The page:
After experiencing a slump at the beginning of the twenty-first century, engineering jobs are back on the employment roster. Well, certain jobs in certain areas, that is. As a whole, the industry is still recuperating from the effects of the recent recession; certain trade subsectors, however, currently appear to be blazing the trail toward recovery. If you're looking for an engineer job and don't mind a little oceanic sunshine, why not try California on for size?
The Golden State recently made headlines when several large corporations decided to move their operations to Californian turf. The biggest fish so far is renowned aerospace leader Boeing, which recently shifted its focus from Washington to Los Angeles. The company proposed continued investment in California job growth in general and engineering jobs in particular.
If you dislike excitement and innovation, Boeing probably isn't your ideal employer. The cutting-edge company's California-based intentions include the development of supersonic jet-powered airplanes, low-emission aircraft designs, and futuristic concepts so otherworldly that they haven't even been invented. That's an engineer's job, after all.
The revolutionary planes, which Boeing plans to begin sending skyward in a decade or so, will require dedicated engineering input during the design process. Approximately sixty employees in the Puget Sound, Washington, area currently contribute to the project. When the venture reaches its new home in Southern California, it will create twenty to thirty engineering jobs on the spot, and further opportunities are expected to follow.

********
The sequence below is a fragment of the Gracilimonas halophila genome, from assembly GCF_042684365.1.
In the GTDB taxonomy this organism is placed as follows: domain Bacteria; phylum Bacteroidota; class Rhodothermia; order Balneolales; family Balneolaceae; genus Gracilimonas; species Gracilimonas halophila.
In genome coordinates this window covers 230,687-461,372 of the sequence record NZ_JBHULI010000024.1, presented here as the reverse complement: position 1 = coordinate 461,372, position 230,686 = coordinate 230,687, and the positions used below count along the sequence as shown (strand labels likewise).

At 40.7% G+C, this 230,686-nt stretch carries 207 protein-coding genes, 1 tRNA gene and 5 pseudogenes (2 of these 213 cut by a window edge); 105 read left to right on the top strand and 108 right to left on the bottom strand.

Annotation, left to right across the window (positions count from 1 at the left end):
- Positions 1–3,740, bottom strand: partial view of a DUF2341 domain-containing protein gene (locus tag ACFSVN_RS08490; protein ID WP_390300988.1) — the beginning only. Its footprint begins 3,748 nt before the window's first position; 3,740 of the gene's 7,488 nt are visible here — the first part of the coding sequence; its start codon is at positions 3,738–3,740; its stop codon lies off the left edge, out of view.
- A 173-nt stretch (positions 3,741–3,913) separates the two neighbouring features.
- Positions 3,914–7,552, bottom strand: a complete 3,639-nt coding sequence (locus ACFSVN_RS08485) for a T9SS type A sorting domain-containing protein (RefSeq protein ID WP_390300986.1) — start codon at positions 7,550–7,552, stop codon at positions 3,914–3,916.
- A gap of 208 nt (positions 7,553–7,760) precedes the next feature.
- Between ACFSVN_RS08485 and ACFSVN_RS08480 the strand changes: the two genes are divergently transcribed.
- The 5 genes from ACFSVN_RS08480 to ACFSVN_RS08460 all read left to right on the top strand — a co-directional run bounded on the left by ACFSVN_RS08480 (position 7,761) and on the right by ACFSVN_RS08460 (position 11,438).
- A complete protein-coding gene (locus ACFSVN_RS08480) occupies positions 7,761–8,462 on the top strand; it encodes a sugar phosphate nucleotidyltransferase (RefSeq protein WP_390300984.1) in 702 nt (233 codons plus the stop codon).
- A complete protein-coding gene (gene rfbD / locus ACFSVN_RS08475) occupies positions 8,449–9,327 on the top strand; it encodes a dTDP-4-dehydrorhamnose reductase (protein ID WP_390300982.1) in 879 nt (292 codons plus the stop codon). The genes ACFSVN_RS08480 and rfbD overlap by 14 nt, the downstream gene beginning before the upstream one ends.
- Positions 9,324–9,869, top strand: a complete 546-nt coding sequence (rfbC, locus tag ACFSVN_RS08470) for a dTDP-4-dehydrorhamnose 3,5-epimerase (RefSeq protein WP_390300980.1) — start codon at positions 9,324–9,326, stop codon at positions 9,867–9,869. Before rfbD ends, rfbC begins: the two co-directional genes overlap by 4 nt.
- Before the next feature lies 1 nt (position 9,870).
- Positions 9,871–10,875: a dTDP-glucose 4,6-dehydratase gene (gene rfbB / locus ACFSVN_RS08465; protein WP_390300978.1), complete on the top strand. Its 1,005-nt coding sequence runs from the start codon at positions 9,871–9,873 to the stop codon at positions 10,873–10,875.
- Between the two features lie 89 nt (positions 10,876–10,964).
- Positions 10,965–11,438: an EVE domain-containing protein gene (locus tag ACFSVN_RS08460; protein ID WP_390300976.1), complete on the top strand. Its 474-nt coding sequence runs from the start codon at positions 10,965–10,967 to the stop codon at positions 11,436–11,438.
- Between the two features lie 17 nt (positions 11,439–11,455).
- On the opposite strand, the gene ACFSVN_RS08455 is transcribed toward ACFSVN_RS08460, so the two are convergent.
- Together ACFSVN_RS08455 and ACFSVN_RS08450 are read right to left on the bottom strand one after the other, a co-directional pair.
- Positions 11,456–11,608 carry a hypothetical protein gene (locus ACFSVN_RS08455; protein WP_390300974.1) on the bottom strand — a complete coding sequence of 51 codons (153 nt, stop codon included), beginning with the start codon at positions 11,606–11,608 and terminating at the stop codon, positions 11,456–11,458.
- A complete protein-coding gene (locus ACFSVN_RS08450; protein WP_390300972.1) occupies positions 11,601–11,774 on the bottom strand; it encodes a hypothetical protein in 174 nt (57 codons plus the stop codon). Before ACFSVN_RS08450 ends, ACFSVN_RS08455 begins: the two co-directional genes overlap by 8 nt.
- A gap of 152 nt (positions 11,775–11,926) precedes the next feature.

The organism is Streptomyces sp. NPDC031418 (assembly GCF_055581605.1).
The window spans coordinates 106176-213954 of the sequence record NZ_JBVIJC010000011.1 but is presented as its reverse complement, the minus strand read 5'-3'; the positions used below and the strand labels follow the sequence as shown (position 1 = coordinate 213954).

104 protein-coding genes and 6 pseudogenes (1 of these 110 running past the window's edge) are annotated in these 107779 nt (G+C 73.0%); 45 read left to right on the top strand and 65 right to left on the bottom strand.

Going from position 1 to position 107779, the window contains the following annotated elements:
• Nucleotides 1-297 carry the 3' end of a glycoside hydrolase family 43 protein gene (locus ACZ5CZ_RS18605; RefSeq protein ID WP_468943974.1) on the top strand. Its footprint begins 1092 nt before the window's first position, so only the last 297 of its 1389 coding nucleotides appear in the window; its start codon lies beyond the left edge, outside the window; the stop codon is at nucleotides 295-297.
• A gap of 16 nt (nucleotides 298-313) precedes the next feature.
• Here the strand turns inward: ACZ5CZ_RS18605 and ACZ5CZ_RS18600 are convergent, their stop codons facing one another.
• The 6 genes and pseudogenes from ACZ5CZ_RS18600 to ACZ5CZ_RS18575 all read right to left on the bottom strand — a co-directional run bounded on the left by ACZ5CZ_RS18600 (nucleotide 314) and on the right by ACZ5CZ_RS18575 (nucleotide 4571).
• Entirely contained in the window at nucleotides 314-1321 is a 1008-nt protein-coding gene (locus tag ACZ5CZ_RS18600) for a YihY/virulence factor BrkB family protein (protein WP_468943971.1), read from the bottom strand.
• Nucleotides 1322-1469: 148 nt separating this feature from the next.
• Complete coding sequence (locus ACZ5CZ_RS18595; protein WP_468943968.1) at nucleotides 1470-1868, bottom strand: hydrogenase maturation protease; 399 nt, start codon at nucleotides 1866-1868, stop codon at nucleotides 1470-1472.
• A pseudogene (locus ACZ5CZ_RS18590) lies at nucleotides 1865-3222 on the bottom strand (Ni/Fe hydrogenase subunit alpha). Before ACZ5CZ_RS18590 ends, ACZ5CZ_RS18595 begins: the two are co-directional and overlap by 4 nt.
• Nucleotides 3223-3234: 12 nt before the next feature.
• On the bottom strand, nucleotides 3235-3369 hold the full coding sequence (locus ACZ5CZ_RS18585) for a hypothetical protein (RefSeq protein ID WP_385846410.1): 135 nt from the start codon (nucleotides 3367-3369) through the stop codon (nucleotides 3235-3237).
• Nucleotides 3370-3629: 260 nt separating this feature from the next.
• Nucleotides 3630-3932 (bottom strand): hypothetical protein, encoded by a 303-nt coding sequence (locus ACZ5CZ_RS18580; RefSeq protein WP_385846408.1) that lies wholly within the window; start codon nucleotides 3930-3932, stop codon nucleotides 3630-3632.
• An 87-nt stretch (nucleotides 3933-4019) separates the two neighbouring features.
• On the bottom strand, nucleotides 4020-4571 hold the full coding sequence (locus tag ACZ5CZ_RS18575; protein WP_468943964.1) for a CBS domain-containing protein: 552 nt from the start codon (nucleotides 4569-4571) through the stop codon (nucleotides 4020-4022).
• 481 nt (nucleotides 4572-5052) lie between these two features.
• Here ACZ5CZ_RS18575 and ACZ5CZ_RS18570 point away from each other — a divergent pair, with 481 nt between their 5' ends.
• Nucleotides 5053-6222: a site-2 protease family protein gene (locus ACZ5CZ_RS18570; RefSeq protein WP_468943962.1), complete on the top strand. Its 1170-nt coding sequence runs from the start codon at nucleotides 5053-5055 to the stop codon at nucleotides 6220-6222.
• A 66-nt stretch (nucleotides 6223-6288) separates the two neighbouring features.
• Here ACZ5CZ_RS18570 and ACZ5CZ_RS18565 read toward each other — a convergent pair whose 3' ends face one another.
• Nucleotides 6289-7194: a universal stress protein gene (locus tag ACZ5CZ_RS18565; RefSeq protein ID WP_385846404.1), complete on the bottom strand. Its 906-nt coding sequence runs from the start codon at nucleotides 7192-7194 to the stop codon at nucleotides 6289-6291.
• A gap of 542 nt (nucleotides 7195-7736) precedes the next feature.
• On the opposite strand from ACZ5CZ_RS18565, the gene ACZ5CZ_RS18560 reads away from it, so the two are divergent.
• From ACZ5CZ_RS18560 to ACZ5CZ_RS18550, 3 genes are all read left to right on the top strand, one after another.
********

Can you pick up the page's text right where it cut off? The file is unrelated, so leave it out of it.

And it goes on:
If hi-tech flying machines aren't your thing, don't fret. California job growth has much to offer the science and engineering sectors; in fact, it outclassed the rest of the country in a recent National Science Foundation (NSF) employment study. In 2011, the report revealed, 786,653 California residents had jobs based in science and engineering. That represents a full 14 percent of America's 5.7 million total science and engineering industry workers.
The NSF report dug deeper still: with 143,329 science and engineering jobs, the Silicon Valley was exposed as a major career hub. Los Angeles wasn't far behind. In 2011, 141,719 people in that city worked in science or engineering. The NSF obtained information for its study from the 2011 American Community Survey conducted by the US Census Bureau. According to NSF data, other promising states include New York, with 328,851 jobs, and Texas, with 450,316 science and engineering positions.
The California job market is booming, and with Boeing's help, the boom could reach supersonic proportions. Simply put, if you want to explore your prospects, head to the West Coast: no other state offers a greater number of engineering jobs. Who knows? Ten years from now, you might be standing on a California runway, watching your airplane design take off—literally.
(Photo courtesy of potowizard / Freedigitalphotos.net)